Instructed, therefore, by the light of Scripture, the Christian looks upon himself and all his fellow mortals as fallen beings living in a world which lies under a heavy curse, and which, compared with its former perfect form, may justly be styled a state of ruin-a state in which therefore there is necessarily found confusion, misery, and dissappointment, and in which evil in all its various shapes is continually producing death as the natural termination of a short and painful existence. He considers the moral ruin of the soul as still more lamentable in its nature and consequences than that of the external state of things; he beholds the understanding disordered, the judgment perverted, the affections degraded, the heart hardened, the conscience stupified, the image of God lost, the soul a miserable captive to sin and Satan. But by the same Divine light the Christian discovers that God, in his great mercy, has not left his creatures in this forlorn state; that he has formed and sent his Son into the world to execute a plan for their complete restoration to happiness and eternal glory; that God who cannot lie has given the promise of salvation to those whọ believe in this great Redeemer, that being thus reconciled to God through the blood of his Son, he regards them as his children, and will defend and protect them from every danger. The Christian is therefore taught, though he must still live in the world as in an enemy's country, and still be subject to many perils and great difficulties, yet that God will cause all things to work together for his good, turning even his sorrows into blessings, till he and all the redeemed people of God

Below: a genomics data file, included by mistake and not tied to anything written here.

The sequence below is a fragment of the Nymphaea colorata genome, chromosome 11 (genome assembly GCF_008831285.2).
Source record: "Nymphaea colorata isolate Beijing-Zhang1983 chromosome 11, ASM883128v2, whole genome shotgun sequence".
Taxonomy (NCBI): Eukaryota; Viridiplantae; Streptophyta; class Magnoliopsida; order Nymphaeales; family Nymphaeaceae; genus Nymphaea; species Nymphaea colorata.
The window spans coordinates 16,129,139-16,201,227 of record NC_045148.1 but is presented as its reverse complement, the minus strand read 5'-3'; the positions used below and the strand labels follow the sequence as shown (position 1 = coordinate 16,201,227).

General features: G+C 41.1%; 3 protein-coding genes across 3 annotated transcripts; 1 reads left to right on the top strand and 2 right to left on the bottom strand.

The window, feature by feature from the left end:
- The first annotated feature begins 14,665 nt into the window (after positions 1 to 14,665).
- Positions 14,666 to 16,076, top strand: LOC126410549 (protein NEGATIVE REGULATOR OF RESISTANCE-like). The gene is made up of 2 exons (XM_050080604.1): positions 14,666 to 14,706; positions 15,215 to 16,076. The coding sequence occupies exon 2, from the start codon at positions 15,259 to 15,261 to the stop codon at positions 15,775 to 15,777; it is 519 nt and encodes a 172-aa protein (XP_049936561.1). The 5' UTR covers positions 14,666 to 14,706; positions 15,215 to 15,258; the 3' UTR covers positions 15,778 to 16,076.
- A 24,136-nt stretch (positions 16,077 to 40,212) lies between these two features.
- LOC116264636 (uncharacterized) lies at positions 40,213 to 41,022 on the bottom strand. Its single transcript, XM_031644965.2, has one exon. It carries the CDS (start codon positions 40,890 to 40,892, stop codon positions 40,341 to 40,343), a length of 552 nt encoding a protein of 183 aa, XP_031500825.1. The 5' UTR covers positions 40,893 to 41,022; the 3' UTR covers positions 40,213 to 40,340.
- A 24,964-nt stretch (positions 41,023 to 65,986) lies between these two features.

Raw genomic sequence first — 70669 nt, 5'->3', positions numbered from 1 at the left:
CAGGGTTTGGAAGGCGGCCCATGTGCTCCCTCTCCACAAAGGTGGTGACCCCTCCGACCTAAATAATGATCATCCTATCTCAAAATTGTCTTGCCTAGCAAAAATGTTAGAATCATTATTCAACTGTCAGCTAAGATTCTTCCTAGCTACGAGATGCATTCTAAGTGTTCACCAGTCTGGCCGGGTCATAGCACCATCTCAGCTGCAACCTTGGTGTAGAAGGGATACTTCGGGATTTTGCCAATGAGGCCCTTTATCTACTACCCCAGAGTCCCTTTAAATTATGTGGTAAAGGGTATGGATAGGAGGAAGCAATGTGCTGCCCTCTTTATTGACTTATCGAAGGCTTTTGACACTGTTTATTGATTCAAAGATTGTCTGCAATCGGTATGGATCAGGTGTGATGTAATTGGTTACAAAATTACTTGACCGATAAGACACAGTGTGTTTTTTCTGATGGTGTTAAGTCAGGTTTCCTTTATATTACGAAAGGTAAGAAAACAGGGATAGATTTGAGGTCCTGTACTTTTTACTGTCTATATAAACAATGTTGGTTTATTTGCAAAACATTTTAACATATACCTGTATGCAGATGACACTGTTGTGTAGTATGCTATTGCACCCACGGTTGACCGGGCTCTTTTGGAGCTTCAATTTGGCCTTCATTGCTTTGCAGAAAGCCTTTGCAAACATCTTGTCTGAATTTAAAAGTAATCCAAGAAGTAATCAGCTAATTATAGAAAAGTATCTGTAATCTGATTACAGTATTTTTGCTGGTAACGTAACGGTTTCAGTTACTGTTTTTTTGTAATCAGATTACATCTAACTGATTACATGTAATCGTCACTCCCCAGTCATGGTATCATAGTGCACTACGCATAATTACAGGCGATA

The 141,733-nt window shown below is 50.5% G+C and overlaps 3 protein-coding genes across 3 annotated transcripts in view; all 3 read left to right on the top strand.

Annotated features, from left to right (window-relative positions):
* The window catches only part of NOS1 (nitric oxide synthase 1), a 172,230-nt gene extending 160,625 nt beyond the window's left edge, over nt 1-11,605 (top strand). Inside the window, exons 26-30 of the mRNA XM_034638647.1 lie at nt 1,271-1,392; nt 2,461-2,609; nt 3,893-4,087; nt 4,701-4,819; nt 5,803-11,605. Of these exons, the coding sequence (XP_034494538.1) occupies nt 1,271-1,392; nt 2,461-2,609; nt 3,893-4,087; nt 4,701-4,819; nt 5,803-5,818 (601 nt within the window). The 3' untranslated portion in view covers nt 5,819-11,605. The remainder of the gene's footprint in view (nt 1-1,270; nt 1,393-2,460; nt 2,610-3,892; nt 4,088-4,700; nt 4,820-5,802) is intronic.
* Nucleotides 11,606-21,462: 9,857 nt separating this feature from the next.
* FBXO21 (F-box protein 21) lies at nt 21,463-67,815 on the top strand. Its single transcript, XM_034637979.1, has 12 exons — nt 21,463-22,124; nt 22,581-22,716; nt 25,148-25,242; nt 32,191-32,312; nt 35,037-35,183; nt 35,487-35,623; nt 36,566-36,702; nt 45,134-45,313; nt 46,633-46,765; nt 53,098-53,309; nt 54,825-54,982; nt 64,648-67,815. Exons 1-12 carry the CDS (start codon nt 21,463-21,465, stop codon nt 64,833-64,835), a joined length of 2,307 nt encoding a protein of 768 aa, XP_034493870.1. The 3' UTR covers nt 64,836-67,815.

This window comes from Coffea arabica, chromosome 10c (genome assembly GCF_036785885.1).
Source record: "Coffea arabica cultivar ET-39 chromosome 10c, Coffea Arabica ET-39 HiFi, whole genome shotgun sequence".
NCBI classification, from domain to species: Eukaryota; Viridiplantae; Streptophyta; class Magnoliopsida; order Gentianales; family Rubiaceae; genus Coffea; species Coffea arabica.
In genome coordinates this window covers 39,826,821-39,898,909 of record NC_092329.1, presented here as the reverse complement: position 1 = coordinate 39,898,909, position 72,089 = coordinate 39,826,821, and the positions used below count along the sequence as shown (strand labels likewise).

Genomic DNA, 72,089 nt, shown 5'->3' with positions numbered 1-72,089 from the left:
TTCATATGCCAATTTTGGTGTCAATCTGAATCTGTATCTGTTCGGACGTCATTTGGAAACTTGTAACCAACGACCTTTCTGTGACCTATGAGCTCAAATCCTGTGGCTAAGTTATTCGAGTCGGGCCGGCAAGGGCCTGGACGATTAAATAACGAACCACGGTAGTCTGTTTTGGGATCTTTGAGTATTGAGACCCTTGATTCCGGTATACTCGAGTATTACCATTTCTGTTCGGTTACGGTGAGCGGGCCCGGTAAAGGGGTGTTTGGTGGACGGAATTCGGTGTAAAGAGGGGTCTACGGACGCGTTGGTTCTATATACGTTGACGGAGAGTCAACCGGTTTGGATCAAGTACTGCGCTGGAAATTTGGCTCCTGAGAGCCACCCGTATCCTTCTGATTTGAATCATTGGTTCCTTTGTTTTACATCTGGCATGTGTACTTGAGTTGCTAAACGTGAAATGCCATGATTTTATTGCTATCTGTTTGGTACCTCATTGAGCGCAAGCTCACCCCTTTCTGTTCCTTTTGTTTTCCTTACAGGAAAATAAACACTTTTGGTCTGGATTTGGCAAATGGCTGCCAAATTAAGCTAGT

shall at length be made more than conquerors over every evil, and enter into the long-desired possession of eternal rest and glory.

Every Christian, therefore, views the present world not merely as it is in itself, but as it is connected with this great plan of salvation in Jesus Christ. It is the error of other men in forming their estimate of life, to confine their thoughts to what they observe in the present state of existence: it is the wisdom of a Christian to extend his view, and to consider life in connexion with that glorious salvation which appears, in his eyes, the one and great concern to which every thing else should be made subservient. The world in itself presents a scene of never-ending changes and revolutions, of feuds and bloodshed, at which the heart sickens; of insatiable desires and unwearied struggles for wealth; of, follies ever varying, and endless vanities still renewing; of miseries and sorrows, disappointments and anguish, following the steps of man as his inseparable attendants. But in what light does it appear as connected with the salvation of the soul? Its aspect is totally changed; it becomes a school of discipline in which God places the heirs of salvation for their improvement and growth in grace; in which their evil passions are corrected, and the low and sordid desires of their nature are exchanged for pure and noble ́principles; where the troubles of the world are sanctified, and converted into trials of their proficiency and means for their further progress. It becomes a theatre of instruction, in which are continually exhibited striking examples of the truth and excellency of God's precepts, the vanity of earthly pursuits, and the folly and evil of sin.-It becomes a scene for the display of the bounty and goodness of God to those whom Christ has received as his disciples. For them all the various means of religious improvement are provided; to them support is given under every trial; to them innumerable promises of Divine help are afforded; the Spirit is imparted from above for them; in their be